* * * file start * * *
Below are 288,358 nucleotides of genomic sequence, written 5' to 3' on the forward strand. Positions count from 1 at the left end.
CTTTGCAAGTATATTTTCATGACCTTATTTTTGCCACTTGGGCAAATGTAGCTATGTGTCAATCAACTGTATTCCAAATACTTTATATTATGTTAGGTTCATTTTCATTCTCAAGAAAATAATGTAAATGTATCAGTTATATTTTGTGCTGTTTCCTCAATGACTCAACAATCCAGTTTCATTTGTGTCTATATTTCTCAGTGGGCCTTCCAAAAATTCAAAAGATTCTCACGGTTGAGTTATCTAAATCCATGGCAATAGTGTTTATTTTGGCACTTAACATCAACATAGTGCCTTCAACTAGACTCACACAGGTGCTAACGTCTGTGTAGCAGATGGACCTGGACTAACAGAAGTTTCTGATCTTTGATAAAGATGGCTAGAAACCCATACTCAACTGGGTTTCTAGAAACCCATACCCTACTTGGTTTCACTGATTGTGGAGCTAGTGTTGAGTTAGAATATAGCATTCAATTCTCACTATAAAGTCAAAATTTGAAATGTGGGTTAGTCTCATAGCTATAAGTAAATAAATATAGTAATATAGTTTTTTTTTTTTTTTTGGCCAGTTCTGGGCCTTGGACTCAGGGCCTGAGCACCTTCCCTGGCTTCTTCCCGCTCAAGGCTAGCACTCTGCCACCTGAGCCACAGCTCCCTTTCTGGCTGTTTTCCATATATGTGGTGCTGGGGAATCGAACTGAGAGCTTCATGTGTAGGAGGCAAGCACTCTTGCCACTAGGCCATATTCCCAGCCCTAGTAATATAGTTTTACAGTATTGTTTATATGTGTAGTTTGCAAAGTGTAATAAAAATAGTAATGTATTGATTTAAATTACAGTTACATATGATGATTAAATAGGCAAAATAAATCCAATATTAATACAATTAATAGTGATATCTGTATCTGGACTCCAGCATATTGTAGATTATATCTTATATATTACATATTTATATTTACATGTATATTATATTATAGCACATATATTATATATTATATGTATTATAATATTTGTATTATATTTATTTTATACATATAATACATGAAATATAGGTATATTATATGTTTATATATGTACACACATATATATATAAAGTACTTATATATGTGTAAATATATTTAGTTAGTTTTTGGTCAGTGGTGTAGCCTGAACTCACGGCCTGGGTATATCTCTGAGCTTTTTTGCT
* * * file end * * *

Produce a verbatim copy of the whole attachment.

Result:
Below are 288,358 nucleotides of genomic sequence, written 5' to 3' on the forward strand. Positions count from 1 at the left end.
CTTTGCAAGTATATTTTCATGACCTTATTTTTGCCACTTGGGCAAATGTAGCTATGTGTCAATCAACTGTATTCCAAATACTTTATATTATGTTAGGTTCATTTTCATTCTCAAGAAAATAATGTAAATGTATCAGTTATATTTTGTGCTGTTTCCTCAATGACTCAACAATCCAGTTTCATTTGTGTCTATATTTCTCAGTGGGCCTTCCAAAAATTCAAAAGATTCTCACGGTTGAGTTATCTAAATCCATGGCAATAGTGTTTATTTTGGCACTTAACATCAACATAGTGCCTTCAACTAGACTCACACAGGTGCTAACGTCTGTGTAGCAGATGGACCTGGACTAACAGAAGTTTCTGATCTTTGATAAAGATGGCTAGAAACCCATACTCAACTGGGTTTCTAGAAACCCATACCCTACTTGGTTTCACTGATTGTGGAGCTAGTGTTGAGTTAGAATATAGCATTCAATTCTCACTATAAAGTCAAAATTTGAAATGTGGGTTAGTCTCATAGCTATAAGTAAATAAATATAGTAATATAGTTTTTTTTTTTTTTTTGGCCAGTTCTGGGCCTTGGACTCAGGGCCTGAGCACCTTCCCTGGCTTCTTCCCGCTCAAGGCTAGCACTCTGCCACCTGAGCCACAGCTCCCTTTCTGGCTGTTTTCCATATATGTGGTGCTGGGGAATCGAACTGAGAGCTTCATGTGTAGGAGGCAAGCACTCTTGCCACTAGGCCATATTCCCAGCCCTAGTAATATAGTTTTACAGTATTGTTTATATGTGTAGTTTGCAAAGTGTAATAAAAATAGTAATGTATTGATTTAAATTACAGTTACATATGATGATTAAATAGGCAAAATAAATCCAATATTAATACAATTAATAGTGATATCTGTATCTGGACTCCAGCATATTGTAGATTATATCTTATATATTACATATTTATATTTACATGTATATTATATTATAGCACATATATTATATATTATATGTATTATAATATTTGTATTATATTTATTTTATACATATAATACATGAAATATAGGTATATTATATGTTTATATATGTACACACATATATATATAAAGTACTTATATATGTGTAAATATATTTAGTTAGTTTTTGGTCAGTGGTGTAGCCTGAACTCACGGCCTGGGTATATCTCTGAGCTTTTTTGCT